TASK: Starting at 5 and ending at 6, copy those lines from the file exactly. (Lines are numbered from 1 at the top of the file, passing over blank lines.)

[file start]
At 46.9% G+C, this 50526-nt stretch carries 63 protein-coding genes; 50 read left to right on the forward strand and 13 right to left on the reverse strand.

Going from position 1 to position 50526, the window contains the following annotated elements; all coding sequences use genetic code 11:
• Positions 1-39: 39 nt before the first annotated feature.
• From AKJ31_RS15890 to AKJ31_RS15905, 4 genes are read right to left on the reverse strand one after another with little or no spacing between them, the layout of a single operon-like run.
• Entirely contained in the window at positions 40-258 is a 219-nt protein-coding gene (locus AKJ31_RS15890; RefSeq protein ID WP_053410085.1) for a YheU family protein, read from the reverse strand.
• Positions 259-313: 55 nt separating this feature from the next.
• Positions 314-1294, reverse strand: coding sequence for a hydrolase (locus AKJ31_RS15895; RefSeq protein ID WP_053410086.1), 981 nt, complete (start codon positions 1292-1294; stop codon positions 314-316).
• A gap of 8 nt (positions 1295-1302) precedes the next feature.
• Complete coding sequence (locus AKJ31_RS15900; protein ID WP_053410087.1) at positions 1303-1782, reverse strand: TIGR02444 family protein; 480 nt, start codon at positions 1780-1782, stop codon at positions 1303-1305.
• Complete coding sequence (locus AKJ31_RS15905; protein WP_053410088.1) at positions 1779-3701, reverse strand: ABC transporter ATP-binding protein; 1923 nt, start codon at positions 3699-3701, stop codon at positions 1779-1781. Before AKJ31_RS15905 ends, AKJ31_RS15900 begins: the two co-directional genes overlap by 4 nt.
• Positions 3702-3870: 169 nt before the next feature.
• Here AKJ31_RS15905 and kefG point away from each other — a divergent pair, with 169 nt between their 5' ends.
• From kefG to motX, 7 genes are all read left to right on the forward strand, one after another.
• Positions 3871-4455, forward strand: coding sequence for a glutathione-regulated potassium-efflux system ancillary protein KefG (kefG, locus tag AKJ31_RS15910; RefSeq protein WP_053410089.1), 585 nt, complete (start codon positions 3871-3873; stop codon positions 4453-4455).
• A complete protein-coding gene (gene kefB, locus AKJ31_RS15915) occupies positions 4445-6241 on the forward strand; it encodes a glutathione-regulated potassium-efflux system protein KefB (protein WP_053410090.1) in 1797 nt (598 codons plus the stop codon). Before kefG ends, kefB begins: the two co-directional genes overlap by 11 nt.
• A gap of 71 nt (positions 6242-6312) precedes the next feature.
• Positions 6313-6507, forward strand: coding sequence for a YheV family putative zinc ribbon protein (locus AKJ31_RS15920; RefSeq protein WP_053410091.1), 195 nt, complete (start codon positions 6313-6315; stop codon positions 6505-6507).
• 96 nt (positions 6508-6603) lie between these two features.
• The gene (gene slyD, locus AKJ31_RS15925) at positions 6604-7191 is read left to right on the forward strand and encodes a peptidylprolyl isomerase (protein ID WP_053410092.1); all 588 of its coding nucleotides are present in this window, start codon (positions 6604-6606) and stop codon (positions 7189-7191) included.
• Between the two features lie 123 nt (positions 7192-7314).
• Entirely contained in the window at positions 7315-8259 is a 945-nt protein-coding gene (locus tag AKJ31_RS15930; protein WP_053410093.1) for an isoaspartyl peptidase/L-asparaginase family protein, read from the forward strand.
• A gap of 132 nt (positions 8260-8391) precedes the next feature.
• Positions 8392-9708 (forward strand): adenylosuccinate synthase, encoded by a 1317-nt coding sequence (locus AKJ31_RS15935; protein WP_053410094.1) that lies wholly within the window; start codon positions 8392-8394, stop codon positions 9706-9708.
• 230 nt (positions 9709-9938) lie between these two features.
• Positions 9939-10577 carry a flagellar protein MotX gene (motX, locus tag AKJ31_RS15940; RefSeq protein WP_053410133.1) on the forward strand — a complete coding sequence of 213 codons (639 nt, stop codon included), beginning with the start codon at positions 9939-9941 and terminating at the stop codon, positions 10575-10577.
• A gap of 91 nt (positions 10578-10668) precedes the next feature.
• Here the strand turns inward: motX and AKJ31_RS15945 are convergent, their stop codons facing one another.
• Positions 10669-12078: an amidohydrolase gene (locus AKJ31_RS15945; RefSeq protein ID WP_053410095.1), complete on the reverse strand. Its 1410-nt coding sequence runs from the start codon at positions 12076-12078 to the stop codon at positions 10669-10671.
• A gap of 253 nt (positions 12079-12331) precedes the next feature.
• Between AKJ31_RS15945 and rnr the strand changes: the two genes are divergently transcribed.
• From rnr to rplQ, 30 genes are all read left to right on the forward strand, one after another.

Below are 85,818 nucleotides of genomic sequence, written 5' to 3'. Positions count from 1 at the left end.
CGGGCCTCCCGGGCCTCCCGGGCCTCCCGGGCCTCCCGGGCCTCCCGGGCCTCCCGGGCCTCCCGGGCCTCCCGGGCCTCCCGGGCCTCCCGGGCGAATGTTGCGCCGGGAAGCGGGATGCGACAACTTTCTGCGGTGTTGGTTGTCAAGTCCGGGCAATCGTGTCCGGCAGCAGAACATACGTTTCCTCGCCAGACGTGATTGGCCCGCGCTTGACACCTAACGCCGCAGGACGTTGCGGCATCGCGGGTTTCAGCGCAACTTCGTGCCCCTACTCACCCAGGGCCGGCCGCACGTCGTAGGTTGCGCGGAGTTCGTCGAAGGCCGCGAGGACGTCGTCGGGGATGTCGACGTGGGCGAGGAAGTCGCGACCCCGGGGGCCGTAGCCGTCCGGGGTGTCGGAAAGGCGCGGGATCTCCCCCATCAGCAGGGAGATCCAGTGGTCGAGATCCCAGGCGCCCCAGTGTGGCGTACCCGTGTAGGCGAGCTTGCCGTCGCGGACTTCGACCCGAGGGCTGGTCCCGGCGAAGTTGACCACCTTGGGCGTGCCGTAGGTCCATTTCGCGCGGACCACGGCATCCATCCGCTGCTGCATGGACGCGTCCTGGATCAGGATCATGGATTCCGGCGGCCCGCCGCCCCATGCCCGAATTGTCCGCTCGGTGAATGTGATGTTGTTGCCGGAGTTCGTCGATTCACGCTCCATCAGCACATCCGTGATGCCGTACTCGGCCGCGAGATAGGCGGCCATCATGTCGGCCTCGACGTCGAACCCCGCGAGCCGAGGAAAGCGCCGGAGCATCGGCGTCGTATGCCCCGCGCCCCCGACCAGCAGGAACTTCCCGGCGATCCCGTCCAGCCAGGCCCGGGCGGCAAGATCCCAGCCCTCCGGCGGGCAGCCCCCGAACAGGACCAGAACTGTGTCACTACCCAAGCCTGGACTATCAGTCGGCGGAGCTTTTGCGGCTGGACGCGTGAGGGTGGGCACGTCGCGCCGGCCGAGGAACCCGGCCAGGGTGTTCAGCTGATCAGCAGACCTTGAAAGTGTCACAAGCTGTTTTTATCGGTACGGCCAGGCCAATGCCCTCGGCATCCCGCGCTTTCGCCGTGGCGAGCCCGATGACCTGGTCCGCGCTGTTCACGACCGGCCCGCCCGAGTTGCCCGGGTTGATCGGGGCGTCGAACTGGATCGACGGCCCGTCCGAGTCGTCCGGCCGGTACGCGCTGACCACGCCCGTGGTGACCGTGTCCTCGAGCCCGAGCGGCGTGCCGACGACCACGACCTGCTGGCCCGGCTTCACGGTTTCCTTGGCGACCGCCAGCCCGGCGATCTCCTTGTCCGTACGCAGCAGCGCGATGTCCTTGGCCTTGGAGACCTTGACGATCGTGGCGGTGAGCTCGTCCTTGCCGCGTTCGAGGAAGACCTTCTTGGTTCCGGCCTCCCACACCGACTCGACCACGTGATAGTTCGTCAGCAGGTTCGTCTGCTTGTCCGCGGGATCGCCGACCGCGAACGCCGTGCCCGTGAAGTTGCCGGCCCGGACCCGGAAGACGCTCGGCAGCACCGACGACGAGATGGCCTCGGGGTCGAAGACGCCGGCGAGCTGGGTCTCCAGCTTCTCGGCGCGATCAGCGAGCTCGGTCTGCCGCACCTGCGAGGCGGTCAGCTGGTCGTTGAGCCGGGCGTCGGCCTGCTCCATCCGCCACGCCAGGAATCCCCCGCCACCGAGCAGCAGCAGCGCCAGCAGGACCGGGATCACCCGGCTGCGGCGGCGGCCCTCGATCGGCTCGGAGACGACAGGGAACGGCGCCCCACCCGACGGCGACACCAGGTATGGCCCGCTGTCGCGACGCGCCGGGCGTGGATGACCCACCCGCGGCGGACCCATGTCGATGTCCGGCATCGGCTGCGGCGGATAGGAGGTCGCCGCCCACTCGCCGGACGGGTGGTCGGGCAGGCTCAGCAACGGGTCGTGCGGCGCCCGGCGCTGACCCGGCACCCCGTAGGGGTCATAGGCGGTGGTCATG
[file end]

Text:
• Entirely contained in the window at positions 40-258 is a 219-nt protein-coding gene (locus AKJ31_RS15890; RefSeq protein ID WP_053410085.1) for a YheU family protein, read from the reverse strand.
• Positions 259-313: 55 nt separating this feature from the next.